analagous Surplus Property Act, United States v. Covollo,
D.C.E.D.Pa. 1955, 136 F. Supp. 107; United States v. Witherspoon,
1954, 211 F.2d 858. And lower courts which have considered the
question have unanimously held that the Wartime Suspension Act
tolled the limitations section of the False Claims Act: United
States v. Strange Bros. Hide Co., D.C.N.D. Iowa 1954, 123 F. Supp. 177;
Dugan & McNamara, Inc., v. United States, 1955, 127 F. Supp. 801,
130 Ct.Cl. 603; United States v. Salvatore, D.C.E.D.Pa.
1956, 140 F. Supp. 470. The Seventh Circuit has clearly indicated
that, if squarely faced with the same problem, this would be its
position, United States v. Lurie, 7 Cir., 1955, 222 F.2d 11, 15.
Cf. United States ex rel. Nitkey v. Dawes, 7 Cir., 1945,
151 F.2d 639, certiorari denied 327 U.S. 788, 66 S.Ct. 808, 90 L.Ed. 1015.
Since Sec. 231 provides a remedy for an offense against the
United States involving fraud, the time for its enforcement was
tolled by the Wartime Suspension of Limitations Act, and this
action was timely filed as to Counts I and II.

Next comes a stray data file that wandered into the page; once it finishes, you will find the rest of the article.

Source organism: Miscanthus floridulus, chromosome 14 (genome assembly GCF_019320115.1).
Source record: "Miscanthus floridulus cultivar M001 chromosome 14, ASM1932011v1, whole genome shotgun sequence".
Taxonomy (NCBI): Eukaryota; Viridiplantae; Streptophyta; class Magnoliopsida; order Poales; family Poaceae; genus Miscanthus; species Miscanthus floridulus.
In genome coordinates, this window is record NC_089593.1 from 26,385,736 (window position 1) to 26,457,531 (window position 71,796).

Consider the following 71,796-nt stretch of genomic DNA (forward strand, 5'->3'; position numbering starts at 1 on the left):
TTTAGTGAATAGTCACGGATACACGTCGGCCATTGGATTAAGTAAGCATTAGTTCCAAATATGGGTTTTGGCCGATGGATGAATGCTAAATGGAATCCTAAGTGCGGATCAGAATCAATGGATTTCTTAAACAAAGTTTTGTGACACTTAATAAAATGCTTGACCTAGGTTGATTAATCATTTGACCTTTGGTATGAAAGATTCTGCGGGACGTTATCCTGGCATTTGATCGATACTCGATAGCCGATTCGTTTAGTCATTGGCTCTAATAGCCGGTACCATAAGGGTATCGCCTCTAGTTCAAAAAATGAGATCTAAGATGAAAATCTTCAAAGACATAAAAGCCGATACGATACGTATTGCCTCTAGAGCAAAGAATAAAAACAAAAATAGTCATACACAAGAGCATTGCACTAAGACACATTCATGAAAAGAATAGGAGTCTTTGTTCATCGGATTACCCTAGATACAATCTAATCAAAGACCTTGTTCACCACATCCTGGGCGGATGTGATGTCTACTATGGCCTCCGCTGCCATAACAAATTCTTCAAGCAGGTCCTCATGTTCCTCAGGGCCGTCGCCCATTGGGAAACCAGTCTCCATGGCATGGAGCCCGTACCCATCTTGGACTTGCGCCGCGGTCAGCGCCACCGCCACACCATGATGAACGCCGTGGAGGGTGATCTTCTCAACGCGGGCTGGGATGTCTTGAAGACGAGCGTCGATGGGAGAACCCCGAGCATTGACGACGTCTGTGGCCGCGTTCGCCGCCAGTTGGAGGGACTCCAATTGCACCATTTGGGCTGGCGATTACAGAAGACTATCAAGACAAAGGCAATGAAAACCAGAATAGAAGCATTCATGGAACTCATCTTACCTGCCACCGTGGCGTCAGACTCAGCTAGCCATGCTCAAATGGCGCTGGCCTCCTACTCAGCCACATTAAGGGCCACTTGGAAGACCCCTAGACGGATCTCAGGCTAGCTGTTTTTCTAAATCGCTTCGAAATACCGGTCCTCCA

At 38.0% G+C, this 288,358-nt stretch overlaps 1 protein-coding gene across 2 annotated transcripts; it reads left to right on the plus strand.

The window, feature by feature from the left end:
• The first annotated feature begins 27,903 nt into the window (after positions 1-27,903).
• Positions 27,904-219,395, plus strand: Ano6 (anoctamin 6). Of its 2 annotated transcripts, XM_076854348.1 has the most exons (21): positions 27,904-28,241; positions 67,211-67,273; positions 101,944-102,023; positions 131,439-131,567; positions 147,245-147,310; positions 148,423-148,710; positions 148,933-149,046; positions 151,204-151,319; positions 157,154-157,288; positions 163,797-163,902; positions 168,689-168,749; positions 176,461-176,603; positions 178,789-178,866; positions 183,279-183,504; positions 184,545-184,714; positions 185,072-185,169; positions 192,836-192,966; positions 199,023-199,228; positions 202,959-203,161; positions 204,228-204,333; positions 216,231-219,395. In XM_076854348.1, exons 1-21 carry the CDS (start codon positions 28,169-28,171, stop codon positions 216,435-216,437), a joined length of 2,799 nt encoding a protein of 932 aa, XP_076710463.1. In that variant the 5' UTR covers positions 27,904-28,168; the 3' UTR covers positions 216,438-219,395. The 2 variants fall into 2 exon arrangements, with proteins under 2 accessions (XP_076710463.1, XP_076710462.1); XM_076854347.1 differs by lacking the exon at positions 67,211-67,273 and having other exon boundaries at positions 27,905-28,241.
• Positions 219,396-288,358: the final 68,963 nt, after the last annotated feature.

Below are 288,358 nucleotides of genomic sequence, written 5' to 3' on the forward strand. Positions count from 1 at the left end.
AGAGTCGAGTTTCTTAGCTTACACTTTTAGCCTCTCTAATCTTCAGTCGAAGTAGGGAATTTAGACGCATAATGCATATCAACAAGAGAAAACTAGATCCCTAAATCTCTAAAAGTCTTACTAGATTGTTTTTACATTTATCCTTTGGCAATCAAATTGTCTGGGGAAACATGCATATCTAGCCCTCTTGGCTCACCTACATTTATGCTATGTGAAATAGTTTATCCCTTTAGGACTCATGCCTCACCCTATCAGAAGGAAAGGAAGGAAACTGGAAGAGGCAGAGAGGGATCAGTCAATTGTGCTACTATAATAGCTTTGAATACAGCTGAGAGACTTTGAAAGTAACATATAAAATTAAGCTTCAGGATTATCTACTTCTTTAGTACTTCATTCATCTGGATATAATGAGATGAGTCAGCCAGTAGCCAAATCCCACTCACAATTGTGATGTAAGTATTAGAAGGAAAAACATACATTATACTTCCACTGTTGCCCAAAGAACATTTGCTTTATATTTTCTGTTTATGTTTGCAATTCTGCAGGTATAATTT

Count III alleges the presentation to the Government of a
fraudulent claim and seeks recovery under Title 41 U.S.C.A. §
119, which allows recovery by the United States for presenting to
the government a false document for the purpose of obtaining
money. This section is subject to no specific statutory
limitation, and a recent Supreme Court decision, Rex Trailer Co.
v. United States, 1956, 350 U.S. 148, 76 S.Ct. 219, indicates
that Title 28 U.S.C. § 2462 limiting the time for recovery of
"penalties" would not apply, cf. United States v. Weaver, 5 Cir.,
1953, 207 F.2d 796; United States v. Witherspoon, 6 Cir., 1954,
211 F.2d 858; and Erie Basin Metal Products, Inc., v. United
States, Ct.Cl., 145 F. Supp. 922. Counts IV and V (described